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  • Manfredi Sassoli

Growth, marketing channels and capabilities: how to unlock new opportunities

Updated: Oct 22, 2019

How do we unlock the next big Growth opportunity?

I often speak to businesses that struggle to move beyond paid search. I understand their concern and how this can be challenging.

First of all I would like to say that I think Paid Search is a great marketing channel. Google is a platform that gives advertisers huge reach and relevancy, so when devising a marketing strategy, it should be one of the first channels to be considered/tested.

Being such a great channel it is also very competitive, margins tend to be smaller and it is very difficult to have an edge over competition in the long term. In order to leverage the channel effectively at scale, campaigns need to be executed to a high standard. If you are not sure this is the case for your campaign get in touch: I can either review your campaigns personally or refer you to a trusted agency, (I ask no referral fee on either side for this).

We mustn’t forget that any campaign/channel poorly executed will fail, so knowing what satisfactory execution looks like is not just important, it’s critical.

Once we know Adwords has reached diminishing returns, the key question is: what do we do next?

Be warned, moving beyond paid search and finding other channels that work at scale is, in most cases, extremely difficult. Few channels have the scale of Google and arguably none can operate with such low touch e.g. Google requires very little resources for creative assets. After all if growing customer acquisition by 50% was easy everyone would do it – it is NOT EASY.

The good news is that some opportunities are not so hard to reach. Here are some examples:

-      Amazon ads: if you are in retail this is an obvious choice, it is arguably further down the channel than PPC. Conversion rate is high, scale is high and it is a reasonably low touch channel. (Amazon ads also increase your organic rankings on the platform)

-      GDN (Google Display Network): this channel has reasonable scale and it can be managed directly from the adwords interface, (low set-up costs). There are some very interesting targeting capabilities and media can be bought on a cost per click basis. For certain products that rely more on discovery than on search the GDN can be a huge opportunity.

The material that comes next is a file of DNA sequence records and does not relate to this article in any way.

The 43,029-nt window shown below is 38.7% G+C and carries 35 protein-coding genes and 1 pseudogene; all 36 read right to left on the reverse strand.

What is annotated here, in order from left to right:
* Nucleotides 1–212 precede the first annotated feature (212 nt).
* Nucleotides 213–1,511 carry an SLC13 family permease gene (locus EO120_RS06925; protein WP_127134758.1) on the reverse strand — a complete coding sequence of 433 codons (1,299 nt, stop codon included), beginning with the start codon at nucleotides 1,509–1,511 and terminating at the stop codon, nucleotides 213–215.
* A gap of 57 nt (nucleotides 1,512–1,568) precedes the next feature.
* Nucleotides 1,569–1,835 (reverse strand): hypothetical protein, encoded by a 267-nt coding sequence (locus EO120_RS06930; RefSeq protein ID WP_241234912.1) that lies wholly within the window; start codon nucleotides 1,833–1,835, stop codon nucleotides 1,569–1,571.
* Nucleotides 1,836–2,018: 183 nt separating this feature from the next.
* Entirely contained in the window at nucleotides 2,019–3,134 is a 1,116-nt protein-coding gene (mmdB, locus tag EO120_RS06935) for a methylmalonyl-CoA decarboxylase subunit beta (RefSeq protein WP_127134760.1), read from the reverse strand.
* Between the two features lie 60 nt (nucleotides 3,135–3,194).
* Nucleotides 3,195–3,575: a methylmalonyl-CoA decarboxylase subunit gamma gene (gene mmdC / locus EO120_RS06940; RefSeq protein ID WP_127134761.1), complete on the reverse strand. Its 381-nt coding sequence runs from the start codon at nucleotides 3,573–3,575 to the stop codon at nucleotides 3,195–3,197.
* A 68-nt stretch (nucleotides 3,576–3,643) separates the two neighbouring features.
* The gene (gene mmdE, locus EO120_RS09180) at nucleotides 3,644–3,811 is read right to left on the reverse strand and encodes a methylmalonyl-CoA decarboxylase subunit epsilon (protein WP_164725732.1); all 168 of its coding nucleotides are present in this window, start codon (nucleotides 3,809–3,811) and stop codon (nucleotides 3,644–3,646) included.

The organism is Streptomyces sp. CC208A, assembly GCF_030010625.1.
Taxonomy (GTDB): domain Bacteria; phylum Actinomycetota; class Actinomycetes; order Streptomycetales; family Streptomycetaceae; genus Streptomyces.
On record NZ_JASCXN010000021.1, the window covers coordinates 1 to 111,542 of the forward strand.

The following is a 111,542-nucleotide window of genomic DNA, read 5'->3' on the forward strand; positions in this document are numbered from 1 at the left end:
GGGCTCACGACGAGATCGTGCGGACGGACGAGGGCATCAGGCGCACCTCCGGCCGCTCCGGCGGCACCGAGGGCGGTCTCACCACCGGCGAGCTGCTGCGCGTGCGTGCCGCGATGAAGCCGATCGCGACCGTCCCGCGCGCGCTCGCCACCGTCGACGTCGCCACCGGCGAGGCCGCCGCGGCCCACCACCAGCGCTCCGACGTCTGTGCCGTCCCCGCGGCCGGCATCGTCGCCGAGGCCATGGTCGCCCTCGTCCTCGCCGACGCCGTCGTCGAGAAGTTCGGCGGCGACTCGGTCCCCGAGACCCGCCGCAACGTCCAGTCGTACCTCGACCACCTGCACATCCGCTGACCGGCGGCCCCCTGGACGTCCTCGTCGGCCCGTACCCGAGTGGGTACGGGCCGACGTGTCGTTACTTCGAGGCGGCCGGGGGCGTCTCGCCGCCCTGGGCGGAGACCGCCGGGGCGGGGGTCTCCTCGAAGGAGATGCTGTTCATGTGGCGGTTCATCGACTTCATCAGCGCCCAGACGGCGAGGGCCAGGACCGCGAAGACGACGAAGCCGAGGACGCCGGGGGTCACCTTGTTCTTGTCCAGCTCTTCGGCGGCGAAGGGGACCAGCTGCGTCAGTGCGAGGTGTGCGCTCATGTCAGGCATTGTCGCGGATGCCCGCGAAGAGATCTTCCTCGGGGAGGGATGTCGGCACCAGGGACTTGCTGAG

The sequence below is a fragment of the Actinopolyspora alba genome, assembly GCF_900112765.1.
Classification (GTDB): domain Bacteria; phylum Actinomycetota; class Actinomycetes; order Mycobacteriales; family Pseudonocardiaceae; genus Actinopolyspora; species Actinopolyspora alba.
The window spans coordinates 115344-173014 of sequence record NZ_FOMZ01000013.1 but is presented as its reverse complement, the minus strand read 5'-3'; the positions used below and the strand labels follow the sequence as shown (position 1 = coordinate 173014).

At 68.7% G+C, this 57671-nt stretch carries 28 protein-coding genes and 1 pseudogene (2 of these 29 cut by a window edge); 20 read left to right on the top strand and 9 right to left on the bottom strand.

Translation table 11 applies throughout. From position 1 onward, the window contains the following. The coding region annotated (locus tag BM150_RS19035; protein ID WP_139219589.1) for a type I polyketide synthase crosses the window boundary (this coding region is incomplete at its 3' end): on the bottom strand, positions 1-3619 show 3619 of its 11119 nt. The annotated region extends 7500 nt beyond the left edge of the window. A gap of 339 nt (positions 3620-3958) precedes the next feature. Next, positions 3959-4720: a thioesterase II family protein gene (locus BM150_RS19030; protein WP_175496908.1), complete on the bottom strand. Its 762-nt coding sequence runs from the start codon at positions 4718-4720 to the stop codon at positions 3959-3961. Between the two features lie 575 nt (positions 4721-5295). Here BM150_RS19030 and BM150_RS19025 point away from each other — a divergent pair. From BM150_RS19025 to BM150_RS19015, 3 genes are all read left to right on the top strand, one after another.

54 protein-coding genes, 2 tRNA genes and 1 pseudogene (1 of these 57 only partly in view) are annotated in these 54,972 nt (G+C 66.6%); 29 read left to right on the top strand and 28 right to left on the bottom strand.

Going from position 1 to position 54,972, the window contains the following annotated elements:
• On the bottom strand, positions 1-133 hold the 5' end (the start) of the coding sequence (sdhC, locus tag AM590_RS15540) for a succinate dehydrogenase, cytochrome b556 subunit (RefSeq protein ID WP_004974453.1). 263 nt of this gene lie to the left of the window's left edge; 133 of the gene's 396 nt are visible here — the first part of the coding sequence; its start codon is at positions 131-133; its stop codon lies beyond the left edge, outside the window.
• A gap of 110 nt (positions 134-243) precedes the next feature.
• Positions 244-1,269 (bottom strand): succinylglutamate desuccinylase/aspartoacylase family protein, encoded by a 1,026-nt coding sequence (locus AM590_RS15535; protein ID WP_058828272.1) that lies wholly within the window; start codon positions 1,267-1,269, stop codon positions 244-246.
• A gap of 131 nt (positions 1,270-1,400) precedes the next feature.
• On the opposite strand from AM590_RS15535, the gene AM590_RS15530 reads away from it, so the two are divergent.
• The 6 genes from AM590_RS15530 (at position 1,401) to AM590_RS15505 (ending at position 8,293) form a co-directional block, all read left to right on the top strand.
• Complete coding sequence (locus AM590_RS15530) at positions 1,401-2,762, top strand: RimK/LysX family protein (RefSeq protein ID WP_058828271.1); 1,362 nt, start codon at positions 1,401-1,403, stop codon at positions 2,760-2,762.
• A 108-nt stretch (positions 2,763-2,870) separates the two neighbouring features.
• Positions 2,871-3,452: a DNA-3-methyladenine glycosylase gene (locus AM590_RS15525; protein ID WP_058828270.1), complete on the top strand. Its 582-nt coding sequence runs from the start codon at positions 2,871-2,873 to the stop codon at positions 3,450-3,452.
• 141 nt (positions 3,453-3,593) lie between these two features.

-      Retargeting: this is not an actual channel but a tactic. It can be delivered through many different channels, including the GDN of course. The challenge here is having a good understanding of its incrementality. Implementing retargeting through Youtube can be extremely powerful. As a rule of thumb I say that retargeting can increase conversion rate for your other campaigns by up to 10%.

-      App store ads (Apple and Android): if an app is relevant for your business, this channel can be kickstarted with relative ease of implementation. Reaching scale will depend on the quality of the implementation.

I believe the ones above are the easiest sizeable channels to implement for a team that has mastered Paid Search, because they require at their core similar skills, moving beyond those channels gets more challenging. The chart below highlights what are the key success factors for different channels.

We must also consider one key concept: that of scale vs efficiency. For example: ranking on google is easy, ranking on page 1 is hard, ranking on position 1 is harder, ranking in the top positions for hundred of terms across multiple languages and geographies requires top notch skills. The real challenge is delivering ROI positive campaigns at scale.

Different channels require different capabilities and that is why it’s often so difficult to move beyond a single or a couple of marketing channels. In order to scale marketing activity significantly a business needs to acquire not just a new skills but create a new competency.

A competency is a set of skills and resources that work together delivering an output that becomes difficult to replicate by competitors. This delivers a competitive advantage in the marketplace. Creating a competence is always difficult and can be done effectively in three ways:

-      Learning through trial and error (can take years)

-      Hiring talent (might not work as hiring technical talent without having the right expertise often leads to hiring poorly)

-      Acquiring a business with that particular expertise (expensive)

Option 1 can take as little as a few months, but let’s be clear, for a start-up 4 months is a long time. Enterprises are generally slower, so it would take say 6 months, which is not an insignificant amount of time and this would be for an “easy competency”, more complex competencies would take much longer. The reason I stress this is because as I wrote above, any channel poorly implemented will fail to deliver – so thinking that within two months the team will own the skills to deliver effectively on a new platform will probably lead to a false negative result, (thus no real learnings will be accrued).